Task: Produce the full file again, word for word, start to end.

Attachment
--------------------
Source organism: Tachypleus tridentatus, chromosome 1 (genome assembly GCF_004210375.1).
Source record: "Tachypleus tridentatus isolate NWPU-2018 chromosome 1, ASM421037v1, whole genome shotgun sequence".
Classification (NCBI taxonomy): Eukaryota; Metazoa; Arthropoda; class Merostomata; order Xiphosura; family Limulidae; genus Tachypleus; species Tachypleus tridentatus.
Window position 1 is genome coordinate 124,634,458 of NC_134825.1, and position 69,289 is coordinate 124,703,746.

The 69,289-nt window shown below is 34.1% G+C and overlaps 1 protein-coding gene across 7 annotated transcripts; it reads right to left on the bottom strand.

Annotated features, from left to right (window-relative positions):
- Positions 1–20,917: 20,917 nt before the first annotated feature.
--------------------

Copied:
Source organism: Tachypleus tridentatus, chromosome 1 (genome assembly GCF_004210375.1).
Source record: "Tachypleus tridentatus isolate NWPU-2018 chromosome 1, ASM421037v1, whole genome shotgun sequence".
Classification (NCBI taxonomy): Eukaryota; Metazoa; Arthropoda; class Merostomata; order Xiphosura; family Limulidae; genus Tachypleus; species Tachypleus tridentatus.
Window position 1 is genome coordinate 124,634,458 of NC_134825.1, and position 69,289 is coordinate 124,703,746.

The 69,289-nt window shown below is 34.1% G+C and overlaps 1 protein-coding gene across 7 annotated transcripts; it reads right to left on the bottom strand.

Annotated features, from left to right (window-relative positions):
- Positions 1–20,917: 20,917 nt before the first annotated feature.